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How to handle Errors?

by Scarborough (Hermit)
on Apr 05, 2004 at 16:27 UTC ( [id://342669] : perlquestion . print w/replies, xml ) Need Help??

Scarborough has asked for the wisdom of the Perl Monks concerning the following question:

I am about to start work on a project which requires a lot of error handling and am keen to keep all error code in one place maybe an error module or develop my own error object
Or better still someone might point me in the direction of some error handling tutorial/module or a really good explanation of perls own error handling.
Thanks for your help as usual.

Replies are listed 'Best First'.
Re: How to handle Errors?
by dragonchild (Archbishop) on Apr 05, 2004 at 16:43 UTC
    The canonical way to handle errors in Perl is to use die and eval. You throw your errors using die and catch them using the block form of eval. You can even throw objects with die and catch them with eval, for fine-grained handling. There are many examples in the various manuals.

    Do NOT use Error, because it can cause memory leaks in a number of situations.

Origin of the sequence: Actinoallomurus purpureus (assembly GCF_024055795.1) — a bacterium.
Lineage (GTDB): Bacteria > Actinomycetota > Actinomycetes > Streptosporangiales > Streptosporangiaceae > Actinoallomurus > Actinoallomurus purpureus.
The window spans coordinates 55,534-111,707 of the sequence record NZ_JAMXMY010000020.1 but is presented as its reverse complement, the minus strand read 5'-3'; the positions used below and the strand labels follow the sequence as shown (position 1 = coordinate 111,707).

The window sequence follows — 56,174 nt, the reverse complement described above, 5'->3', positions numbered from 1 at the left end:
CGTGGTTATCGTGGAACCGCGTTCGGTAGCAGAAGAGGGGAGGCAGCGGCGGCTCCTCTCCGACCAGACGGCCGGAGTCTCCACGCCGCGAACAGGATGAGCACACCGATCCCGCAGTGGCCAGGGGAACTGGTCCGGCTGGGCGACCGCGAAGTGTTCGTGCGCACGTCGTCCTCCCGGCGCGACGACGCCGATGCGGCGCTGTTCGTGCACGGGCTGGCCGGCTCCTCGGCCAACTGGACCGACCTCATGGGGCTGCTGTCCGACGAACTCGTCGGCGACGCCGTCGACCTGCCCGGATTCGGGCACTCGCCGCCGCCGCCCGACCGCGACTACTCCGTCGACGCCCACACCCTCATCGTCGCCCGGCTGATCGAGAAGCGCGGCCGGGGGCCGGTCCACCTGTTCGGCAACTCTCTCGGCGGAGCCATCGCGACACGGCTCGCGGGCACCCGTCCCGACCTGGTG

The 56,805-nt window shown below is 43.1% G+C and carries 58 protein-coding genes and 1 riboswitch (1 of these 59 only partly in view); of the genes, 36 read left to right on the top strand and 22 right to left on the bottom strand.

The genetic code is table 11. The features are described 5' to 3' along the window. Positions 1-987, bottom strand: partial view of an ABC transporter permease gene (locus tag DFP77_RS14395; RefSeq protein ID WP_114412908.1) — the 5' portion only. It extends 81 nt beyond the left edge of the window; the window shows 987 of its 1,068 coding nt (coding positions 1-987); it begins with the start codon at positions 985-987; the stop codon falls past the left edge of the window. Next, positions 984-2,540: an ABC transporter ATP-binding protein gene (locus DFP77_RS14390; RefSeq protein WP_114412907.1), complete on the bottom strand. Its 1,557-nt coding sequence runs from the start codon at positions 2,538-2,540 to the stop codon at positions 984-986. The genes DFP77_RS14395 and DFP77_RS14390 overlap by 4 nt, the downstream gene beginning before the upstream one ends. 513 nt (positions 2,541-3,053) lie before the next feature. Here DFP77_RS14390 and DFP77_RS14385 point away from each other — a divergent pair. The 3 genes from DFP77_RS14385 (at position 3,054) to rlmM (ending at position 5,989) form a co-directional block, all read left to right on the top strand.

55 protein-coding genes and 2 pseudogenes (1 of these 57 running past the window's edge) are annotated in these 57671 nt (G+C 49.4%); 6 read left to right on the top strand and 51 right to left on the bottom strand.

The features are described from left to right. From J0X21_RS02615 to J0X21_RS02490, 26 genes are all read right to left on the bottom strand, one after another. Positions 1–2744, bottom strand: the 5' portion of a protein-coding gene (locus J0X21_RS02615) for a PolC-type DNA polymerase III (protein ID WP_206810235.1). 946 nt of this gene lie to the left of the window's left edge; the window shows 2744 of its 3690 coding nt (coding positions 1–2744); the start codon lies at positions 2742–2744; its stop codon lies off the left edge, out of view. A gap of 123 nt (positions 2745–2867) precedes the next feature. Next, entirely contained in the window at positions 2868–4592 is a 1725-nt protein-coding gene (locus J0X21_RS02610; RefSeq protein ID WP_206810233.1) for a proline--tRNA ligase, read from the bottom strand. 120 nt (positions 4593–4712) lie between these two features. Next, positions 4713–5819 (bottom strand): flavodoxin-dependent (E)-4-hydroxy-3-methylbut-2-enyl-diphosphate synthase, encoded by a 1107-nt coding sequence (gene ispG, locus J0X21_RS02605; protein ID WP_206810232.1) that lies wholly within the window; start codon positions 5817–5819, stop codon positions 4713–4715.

We are the carpenters and bricklayers of the Information Age.

    Then there are Damian modules.... *sigh* ... that's not about being less-lazy -- that's about being on some really good drugs -- you know, there is no spoon. - flyingmoose

Re: How to handle Errors?
by Tomte (Priest) on Apr 05, 2004 at 16:48 UTC

    For an explanation/overview of existing modules, see CPAN search-results for Error

    Being far from a thourough explanation of the concepts, a search on point to a few interesting locations in the docs.

    Keep us posted on your searchresults elsewhere, it's IMHO an interesting topic...


    Hlade's Law:

    If you have a difficult task, give it to a lazy person --
    they will find an easier way to do it.

Re: How to handle Errors?
by McMahon (Chaplain) on Apr 05, 2004 at 16:49 UTC
    Good for you for thinking ahead! (I test software for a living, we appreciate people who write good error handling.)

    The sort-of-classical way to to do this is: